Home Show reviews-Brighton Shakespeare’s The Comedy Of Errors

Shakespeare’s The Comedy Of Errors

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Review by Andrew Collins

“How many fond fools serve such mad jealousy?”

Propeller Theatre Company bring a dynamic, frenetic, and remarkably avant-garde production of Shakespeare’s Comedy of Errors to the Theatre Royal. Propeller are an all male touring theatre group led by director Edward Hall. They are modernistic, highly inventive and have toured their versions of classic Shakespeare plays to over 22 countries.

Comedy of Errors, one of Shakespeare’s early plays, is based on a comic farce written by the noted  Roman playwright Plautus. It’s main contrivance concerns twins being separated at birth by a cruel quirk of fate. 25 years later, the estranged brothers somehow find themselves in the same city, and ensuing mistaken identity mishaps lead to a most complicated farce.

Shakespeare upped the ante of the source material by adding in two identical servants for the brothers, both called Dromio. The play is set in the ancient, bewitched town of Ephesus where one of the brothers now lives. Here, their Syracusean merchant father who searches for his lost sons, opens the play in captivity. He explains to the Duke of Ephesus, his captor, the reason for his sad predicament, and the plot unfolds.

Propeller have taken the bold decision of setting the play in the 80s, hence we are visually assaulted with outrageous costumes and treated to several clever 80s references.

The play has a relatively young cast and ensemble which brings a fresh feel to the production. Music features heavily in the show, from kazoo, flute, bongos and guitar to the – I’m loathe to use this word, but it’s most apt – zany device of the ensemble being a Mariachi band dressed in football shirts. The band entertains with busking before hand and in the interval. It takes some getting used to, but certainly becomes great fun once you do.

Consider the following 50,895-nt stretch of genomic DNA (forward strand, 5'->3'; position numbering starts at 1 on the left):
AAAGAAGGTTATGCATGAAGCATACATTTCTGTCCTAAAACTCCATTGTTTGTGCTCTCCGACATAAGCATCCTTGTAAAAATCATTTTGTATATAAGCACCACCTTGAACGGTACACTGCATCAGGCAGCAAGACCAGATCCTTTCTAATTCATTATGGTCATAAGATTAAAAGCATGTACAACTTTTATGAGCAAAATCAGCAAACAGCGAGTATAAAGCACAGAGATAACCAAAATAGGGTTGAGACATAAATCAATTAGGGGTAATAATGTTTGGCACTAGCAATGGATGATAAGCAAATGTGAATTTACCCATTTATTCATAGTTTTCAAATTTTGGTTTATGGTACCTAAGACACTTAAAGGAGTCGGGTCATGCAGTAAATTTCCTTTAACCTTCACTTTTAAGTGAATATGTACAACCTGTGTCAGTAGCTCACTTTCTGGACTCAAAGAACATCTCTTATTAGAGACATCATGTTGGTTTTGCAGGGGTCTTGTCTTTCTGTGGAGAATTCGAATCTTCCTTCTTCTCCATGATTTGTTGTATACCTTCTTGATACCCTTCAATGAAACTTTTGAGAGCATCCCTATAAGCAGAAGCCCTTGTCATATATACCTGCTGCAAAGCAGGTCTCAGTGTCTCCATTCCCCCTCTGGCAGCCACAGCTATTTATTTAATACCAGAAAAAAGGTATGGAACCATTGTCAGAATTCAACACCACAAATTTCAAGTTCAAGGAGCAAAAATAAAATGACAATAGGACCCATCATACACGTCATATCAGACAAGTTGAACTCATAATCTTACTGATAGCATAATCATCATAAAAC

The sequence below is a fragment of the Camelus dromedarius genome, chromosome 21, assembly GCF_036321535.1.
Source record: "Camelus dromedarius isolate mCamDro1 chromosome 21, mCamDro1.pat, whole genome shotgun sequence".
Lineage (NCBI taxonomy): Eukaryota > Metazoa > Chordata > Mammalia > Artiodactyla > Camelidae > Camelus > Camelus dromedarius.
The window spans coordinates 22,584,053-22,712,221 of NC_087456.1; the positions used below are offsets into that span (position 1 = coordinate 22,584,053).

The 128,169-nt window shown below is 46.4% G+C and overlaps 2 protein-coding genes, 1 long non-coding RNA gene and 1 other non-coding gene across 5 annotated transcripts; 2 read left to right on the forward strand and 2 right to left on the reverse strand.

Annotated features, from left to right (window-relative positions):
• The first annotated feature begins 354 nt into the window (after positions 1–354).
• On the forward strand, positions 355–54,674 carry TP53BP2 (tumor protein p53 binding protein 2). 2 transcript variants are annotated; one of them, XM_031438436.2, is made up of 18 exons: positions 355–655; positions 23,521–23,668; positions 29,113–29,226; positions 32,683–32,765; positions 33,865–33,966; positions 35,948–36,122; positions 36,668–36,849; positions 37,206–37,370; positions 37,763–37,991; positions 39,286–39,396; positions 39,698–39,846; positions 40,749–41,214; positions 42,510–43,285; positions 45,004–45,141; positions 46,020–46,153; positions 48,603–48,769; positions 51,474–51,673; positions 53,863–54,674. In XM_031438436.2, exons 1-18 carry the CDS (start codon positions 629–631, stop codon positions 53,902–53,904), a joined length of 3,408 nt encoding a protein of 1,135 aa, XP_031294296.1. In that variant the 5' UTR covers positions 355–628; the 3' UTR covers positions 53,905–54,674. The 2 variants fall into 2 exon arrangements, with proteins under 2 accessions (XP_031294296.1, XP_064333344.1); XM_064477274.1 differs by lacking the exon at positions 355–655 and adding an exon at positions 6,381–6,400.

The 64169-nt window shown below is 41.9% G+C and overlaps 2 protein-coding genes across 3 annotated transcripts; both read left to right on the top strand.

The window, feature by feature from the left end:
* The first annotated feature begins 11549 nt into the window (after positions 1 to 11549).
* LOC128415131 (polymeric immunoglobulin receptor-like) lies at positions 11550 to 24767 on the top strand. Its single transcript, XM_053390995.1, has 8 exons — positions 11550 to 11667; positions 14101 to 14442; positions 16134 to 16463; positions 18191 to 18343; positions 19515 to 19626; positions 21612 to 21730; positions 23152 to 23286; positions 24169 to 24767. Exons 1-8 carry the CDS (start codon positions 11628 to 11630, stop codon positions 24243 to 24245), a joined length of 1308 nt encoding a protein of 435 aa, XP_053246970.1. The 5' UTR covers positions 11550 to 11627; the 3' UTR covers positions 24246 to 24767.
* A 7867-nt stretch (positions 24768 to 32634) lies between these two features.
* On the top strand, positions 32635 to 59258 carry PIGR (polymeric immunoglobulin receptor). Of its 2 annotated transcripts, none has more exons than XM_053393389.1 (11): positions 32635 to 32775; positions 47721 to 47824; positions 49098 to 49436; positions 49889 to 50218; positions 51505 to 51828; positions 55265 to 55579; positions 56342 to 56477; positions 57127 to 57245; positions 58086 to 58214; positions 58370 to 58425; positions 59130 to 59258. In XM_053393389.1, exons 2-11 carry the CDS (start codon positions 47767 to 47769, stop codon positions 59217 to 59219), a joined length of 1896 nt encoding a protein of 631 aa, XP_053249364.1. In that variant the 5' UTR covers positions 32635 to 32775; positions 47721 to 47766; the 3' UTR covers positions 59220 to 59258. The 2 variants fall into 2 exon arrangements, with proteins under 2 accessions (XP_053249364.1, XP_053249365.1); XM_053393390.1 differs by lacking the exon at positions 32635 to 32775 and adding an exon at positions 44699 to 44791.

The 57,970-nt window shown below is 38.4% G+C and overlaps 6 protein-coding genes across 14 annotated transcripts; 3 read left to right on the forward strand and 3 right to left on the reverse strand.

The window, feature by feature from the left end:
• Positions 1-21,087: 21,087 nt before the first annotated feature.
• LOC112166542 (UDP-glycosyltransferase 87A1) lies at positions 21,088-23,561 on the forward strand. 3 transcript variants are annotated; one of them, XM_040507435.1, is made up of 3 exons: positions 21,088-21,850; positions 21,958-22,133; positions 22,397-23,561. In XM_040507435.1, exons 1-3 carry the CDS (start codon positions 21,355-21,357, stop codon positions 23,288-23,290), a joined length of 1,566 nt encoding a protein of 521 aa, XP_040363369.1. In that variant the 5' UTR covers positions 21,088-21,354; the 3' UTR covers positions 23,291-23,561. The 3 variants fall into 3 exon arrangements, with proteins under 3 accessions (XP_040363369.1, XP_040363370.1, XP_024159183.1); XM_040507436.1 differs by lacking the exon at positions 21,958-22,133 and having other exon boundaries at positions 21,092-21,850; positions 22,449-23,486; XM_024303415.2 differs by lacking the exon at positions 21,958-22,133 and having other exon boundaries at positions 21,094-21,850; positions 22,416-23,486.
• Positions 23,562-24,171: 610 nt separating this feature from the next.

Both the passions and reactions of the cast are noticeably violent – poor Dromio – as the scenes switch at a breakneck pace between the mixed up characters. The female characters are fearsomely portrayed – but never too camp – and provide arguably the best moments of the show. Astute choreography adds another comic dimension to the flamboyant capers on stage.

“Blissfully entertaining” crows the Guardian, and I have to agree – it’s deviously hilarious and highly disciplined (despite all the chaos). Neat scaffold set design by Michael Pavelka with draped fairy lighting proves the perfect backdrop for Shakespeare’s typically inventive and relentlessly invective dialogue.  It’s played out with fully infectious exuberance by the mightily talented Propeller cast who never miss a beat. Quite marvellous and unforgettable.

COMEDY OF ERRORS at THEATRE ROYAL, BRIGHTON shows on Friday 13th and Saturday 14th June 2014.

Tickets and further information is available from : http://www.atgtickets.com/shows/the-comedy-of-errors/theatre-royal-brighton/

Midsummer’s Night Dream

The producers are showing The Comedy of Errors and Midsummer’s Night Dream on alternate days this week with both being performed on Saturday in a grand finale.

Propeller's A Midsummer Night's Dream. Photo Dominic Clemence

THE COMEDY OF ERRORS

Tue 10 & Fri 13 Jun 7.45pm

Sat 14 Jun 2.30pm

 

A MIDSUMMER NIGHT’S DREAM

Wed 11, Thu 12 & Sat 14 Jun 7.45pm

Thu 12 Jun 2.30pm

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